In 2006, nonprofits owned 10.8 percent of the total assessed value of property in Philadelphia. A survey of the 30 other largest cities that year by the Chronicle of Philanthropy found that Boston had the next-highest nonprofit exemption rate, with 8.4 percent.

And yet it's difficult to make the case that Philadelphia is actually worse off because of its abundance of big nonprofits.

Consider the eastern bank of the Schuylkill, where the University of Pennsylvania and Children's Hospital of Philadelphia have recently acquired tracts of land.

Before they were purchased by nonprofits, those underdeveloped parcels paid taxes totaling $112,307 a year. Now they pay nothing. And yet the economic activity Children's Hospital and Penn will create on these parcels seems more than worth the trade-off: construction jobs, research positions, shops and restaurants that will cater to these new facilities, and so on.

But the city and schools nonetheless feel the pinch. Citywide, property owned by hospitals and institutions of learning has an assessed value of $1.13 billion, enough to generate $107 million in annual property taxes. If, that is, the parcels were not exempt.

The city used to collect as much as $9 million a year from nonprofits such as Penn in the form of PILOTs, for Payment In Lieu of Taxes. But in 1997, state law changed, and cities like Philadelphia lost their leverage to demand PILOTs. Penn quit paying, and so did almost everyone else.

Their justification was simple enough. Universities like Penn make major contributions to the city through economic development, public services like a campus/community police force, subsidies to a local public school, and the redevelopment of huge swaths of property, some of which is leased to commercial enterprises that do pay taxes.

In these lean times, however, that may not be enough for City Hall.

In May, a new state Supreme Court ruling was issued that appears to put municipalities back into a strong position to demand that big nonprofits pay up, or face expensive litigation. The Nutter administration hasn't moved one way or the other yet, but is "examining its policy" in light of the ruling, administration spokesman Mark McDonald said.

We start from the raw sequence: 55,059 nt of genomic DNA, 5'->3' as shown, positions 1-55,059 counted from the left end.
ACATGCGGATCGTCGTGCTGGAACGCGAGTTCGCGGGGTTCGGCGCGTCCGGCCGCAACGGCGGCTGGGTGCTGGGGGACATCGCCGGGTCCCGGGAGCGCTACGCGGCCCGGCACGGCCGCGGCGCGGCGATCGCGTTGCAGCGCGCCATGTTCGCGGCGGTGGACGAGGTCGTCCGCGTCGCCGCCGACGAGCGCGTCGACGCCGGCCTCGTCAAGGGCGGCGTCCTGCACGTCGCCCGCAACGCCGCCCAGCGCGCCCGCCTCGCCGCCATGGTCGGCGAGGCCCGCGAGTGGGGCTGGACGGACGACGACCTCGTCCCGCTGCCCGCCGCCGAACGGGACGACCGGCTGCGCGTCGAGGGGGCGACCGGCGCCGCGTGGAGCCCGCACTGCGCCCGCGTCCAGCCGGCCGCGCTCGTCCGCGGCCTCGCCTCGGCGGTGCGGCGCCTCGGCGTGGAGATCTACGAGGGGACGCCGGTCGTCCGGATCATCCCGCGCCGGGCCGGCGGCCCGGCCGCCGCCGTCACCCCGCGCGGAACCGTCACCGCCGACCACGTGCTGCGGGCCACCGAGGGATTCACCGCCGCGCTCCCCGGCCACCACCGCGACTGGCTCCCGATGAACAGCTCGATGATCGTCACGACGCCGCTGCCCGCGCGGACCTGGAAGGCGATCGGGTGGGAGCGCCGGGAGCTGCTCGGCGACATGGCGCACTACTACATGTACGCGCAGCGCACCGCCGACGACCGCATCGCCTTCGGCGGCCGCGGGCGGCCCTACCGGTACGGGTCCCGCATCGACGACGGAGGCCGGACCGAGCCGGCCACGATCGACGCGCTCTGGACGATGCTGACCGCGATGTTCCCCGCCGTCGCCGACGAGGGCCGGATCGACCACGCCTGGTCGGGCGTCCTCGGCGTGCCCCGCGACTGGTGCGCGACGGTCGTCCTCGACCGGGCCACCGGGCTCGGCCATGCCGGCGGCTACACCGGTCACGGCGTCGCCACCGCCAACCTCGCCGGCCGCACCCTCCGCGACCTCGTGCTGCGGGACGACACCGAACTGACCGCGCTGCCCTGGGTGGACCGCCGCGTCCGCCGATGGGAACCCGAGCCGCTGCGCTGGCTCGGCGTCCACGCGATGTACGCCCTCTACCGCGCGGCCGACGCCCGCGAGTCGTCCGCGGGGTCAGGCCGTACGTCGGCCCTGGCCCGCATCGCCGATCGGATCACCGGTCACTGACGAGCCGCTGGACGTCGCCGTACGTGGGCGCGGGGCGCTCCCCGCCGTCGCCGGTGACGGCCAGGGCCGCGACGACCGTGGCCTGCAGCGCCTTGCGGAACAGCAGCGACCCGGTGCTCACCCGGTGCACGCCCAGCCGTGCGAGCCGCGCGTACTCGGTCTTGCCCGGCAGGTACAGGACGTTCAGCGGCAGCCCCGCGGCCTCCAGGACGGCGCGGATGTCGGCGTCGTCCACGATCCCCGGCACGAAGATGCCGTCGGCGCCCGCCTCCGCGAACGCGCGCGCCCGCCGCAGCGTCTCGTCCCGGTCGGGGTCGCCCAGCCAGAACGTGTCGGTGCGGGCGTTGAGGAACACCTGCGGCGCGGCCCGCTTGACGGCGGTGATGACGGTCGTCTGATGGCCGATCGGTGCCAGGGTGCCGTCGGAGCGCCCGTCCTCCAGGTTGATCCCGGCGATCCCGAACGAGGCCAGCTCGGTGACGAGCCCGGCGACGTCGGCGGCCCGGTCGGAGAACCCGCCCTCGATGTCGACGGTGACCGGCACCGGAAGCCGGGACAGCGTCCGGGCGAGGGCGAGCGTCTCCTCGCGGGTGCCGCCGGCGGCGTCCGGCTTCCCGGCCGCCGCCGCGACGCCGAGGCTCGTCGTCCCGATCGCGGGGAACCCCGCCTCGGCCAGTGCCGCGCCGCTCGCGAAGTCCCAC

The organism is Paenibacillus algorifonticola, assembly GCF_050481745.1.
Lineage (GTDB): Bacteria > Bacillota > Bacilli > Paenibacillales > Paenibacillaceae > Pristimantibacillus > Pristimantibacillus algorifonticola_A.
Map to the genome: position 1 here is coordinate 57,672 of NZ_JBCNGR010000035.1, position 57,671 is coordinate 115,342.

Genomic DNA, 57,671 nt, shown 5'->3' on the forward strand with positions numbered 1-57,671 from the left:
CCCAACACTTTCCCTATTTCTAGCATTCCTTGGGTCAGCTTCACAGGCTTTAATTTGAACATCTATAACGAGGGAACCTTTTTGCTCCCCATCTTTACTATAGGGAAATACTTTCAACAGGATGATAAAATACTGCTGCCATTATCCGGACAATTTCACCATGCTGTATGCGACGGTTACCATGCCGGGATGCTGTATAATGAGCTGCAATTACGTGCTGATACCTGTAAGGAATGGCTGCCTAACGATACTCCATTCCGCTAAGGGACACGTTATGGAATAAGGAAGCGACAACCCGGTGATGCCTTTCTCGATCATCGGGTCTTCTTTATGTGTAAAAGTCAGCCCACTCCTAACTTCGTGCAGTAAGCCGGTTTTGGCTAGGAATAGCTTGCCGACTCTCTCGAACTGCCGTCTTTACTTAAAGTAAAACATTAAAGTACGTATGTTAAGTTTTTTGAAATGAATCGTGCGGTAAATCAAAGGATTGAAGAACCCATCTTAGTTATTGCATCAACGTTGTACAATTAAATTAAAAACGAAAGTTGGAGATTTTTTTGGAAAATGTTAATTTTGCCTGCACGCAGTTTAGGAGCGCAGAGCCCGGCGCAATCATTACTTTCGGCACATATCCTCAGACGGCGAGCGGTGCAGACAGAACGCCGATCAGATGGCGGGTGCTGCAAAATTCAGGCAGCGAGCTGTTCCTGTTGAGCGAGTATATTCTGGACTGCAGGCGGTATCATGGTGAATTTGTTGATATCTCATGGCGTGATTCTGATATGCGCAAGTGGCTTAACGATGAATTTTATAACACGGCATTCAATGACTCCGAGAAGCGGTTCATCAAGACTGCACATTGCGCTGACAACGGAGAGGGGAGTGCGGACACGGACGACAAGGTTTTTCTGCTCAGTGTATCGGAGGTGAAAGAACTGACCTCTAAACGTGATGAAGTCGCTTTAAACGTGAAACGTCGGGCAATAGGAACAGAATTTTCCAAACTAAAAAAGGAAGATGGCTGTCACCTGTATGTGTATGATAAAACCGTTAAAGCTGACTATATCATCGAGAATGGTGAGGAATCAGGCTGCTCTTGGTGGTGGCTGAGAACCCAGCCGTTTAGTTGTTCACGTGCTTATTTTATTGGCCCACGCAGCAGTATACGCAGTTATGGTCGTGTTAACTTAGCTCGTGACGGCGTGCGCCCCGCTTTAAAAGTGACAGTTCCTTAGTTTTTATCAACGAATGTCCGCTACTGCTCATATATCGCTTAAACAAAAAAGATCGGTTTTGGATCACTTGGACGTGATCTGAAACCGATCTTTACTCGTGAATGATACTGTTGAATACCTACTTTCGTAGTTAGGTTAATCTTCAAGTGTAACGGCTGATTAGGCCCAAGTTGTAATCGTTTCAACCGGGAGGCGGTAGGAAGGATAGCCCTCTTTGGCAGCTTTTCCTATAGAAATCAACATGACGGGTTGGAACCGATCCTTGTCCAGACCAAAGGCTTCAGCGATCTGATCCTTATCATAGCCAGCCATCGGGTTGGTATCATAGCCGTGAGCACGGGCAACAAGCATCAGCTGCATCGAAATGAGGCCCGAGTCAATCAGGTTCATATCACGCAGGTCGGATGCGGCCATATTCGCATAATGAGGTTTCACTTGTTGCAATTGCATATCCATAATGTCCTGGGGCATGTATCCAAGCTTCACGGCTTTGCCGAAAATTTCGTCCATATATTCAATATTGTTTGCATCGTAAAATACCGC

But the most explosive growth in Philadelphia's inventory of tax-exempt property has been in the category of abatements: time-limited tax breaks designed to make it less expensive for developers to build.

Twelve years ago, abatements accounted for only a sliver of the total property value in the city - about $110 million. Today, tax-abated property is worth $1.19 billion, and the annual forfeited taxes on those parcels tops $112 million.

Advocates of the abatement program contend that without the tax break, there would have been far less development in Philadelphia during the last 12 years. Still, there's little doubt that, whatever their long-term benefits, abatements are a short-term blow to the property tax base. And indeed there are a number of signs that City Hall may soon scale the program back.

Clarke, who has tried and failed before to reduce the abatement benefit, is now Council president and better positioned to push his agenda. And Nutter, a longtime abatement advocate, appears to be having second thoughts.

"We are . . . looking at the city's experience with tax abatements in connection with a broader discussion of the current mix of taxes," McDonald wrote. "While it's clear that abatements have spurred economic development for more than a decade, adjustments to our current law may be considered when the real estate market gains strength."

Right now, however, Philadelphia has the nation's most generous property-tax abatement program, the weakest property-tax collection system, and an astronomically high rate of tax-exempt property.

One or more of those conditions will likely have to change if real estate is to be the foundation of Philadelphia's financial future.

"It's really hard to imagine shifting all or even most of the business- and wage-tax burden onto 60-something percent of the property owners," at-large City Councilman Bill Green said. "It's probably not politically possible."

About This Article

Patrick Kerkstra's article is part of a continuing partnership between The Inquirer and PlanPhilly. Since August 2011, that effort has produced a series of stories on the tax-delinquency crisis in Philadelphia. PlanPhilly.com is an independent news-gathering entity covering the "built environment." It is affiliated with Penn Praxis, the clinical arm of the School of Design at the University of Pennsylvania.

Chat live with Patrick Kerkstra at 1 p.m. Monday at www.philly.com .

E-mail Patrick Kerkstra at Patrick@PatrickKerkstra.com or follow him on Twitter @pkerkstra.